The following poem appeared in the April 5,2021 issue of the New Yorker. This poem gives us pause and allows us to press the brake pedal and have a look in the rear view mirror of time. As parents, we often reflect on our own experiences and consider what kind of future we want for our kids.
I’m thinking of you beautiful
and young, of me young
and confused and maybe
beautiful. There were lots of us—
these were our twenties, when,
post-9/11, we were about to
inherit the world, and we had no idea
what to do with it. And look
what we did, and we didn’t.
And now look at us, and it.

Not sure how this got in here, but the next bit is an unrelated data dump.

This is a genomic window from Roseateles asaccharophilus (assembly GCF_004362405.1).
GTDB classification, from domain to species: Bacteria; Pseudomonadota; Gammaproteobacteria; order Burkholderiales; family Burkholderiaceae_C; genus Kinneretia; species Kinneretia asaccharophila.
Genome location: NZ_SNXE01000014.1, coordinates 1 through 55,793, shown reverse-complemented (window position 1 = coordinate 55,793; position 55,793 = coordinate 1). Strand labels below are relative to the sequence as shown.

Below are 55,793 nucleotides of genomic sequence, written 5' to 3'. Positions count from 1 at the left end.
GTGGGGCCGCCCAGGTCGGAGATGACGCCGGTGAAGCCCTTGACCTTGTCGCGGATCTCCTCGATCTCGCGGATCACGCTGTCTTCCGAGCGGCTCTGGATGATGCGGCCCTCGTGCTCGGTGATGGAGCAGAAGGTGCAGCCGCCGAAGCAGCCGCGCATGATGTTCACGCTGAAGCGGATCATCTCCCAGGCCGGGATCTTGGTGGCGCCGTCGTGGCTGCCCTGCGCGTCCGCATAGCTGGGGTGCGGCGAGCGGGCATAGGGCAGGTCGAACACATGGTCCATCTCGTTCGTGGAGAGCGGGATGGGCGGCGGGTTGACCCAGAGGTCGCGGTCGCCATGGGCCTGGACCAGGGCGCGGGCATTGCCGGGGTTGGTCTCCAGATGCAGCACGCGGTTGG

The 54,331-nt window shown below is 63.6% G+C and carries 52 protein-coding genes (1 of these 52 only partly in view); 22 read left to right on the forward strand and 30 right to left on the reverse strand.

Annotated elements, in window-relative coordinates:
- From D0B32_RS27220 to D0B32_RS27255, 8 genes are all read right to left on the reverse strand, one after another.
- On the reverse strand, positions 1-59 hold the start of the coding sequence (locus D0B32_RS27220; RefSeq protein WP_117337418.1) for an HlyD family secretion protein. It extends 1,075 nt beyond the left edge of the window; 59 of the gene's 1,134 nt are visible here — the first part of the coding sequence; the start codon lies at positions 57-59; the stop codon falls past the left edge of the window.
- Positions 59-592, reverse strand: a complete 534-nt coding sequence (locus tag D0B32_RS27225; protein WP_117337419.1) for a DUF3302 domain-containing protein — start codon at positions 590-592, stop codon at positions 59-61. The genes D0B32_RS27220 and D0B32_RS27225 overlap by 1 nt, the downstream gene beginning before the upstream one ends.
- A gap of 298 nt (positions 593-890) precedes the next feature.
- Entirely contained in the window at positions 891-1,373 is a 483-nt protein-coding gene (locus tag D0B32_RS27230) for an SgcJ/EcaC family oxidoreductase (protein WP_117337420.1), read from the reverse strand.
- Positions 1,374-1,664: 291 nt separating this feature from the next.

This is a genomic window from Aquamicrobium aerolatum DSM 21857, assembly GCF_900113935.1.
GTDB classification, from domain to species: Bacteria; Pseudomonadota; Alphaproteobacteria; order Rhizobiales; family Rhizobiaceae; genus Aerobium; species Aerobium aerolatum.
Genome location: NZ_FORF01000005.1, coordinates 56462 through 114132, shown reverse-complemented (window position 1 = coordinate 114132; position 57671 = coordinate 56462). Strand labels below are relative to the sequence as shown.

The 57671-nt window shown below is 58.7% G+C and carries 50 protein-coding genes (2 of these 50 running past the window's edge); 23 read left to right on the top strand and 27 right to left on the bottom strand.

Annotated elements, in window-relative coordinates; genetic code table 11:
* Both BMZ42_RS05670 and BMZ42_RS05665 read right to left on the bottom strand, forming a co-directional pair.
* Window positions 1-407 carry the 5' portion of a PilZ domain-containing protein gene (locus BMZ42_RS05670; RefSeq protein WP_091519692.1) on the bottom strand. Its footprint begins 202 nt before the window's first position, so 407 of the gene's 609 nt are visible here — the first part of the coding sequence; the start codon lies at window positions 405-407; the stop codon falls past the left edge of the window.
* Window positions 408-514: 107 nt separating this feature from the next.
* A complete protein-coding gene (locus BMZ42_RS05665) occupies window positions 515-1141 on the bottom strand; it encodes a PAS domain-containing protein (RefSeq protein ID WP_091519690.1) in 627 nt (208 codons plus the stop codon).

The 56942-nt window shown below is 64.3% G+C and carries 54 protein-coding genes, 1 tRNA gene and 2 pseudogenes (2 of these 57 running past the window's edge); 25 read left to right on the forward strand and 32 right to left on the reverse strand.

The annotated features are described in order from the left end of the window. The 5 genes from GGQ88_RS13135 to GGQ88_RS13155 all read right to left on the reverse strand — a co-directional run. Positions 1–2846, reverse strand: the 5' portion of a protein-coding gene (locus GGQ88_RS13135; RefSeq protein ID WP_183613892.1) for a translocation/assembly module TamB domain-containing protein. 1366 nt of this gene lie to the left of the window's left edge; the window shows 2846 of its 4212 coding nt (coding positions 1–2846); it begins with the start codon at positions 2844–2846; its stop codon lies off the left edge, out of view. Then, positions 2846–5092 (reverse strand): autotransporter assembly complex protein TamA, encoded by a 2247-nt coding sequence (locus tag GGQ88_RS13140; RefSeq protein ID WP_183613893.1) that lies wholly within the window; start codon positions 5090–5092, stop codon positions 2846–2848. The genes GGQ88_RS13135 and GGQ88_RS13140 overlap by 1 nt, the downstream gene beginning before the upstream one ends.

We turned away for a blip, started
whispering, kissing, had kids,
bought houses, changed bulbs,
submitted claims, changed channels,
FaceTimed, streamed, upgraded,
were two-day-shipped to, and midway
through our prime earning years
we look up again, decades groggy,
decades late. Forgive us, we thought—
but now it doesn’t matter. These are our
outcomes, consequences, faults,
forties, when the hourglass
is beeping and bleak and people
like us have memories like this
and wonder if the beauty that’s left
is really still beautiful, if it was.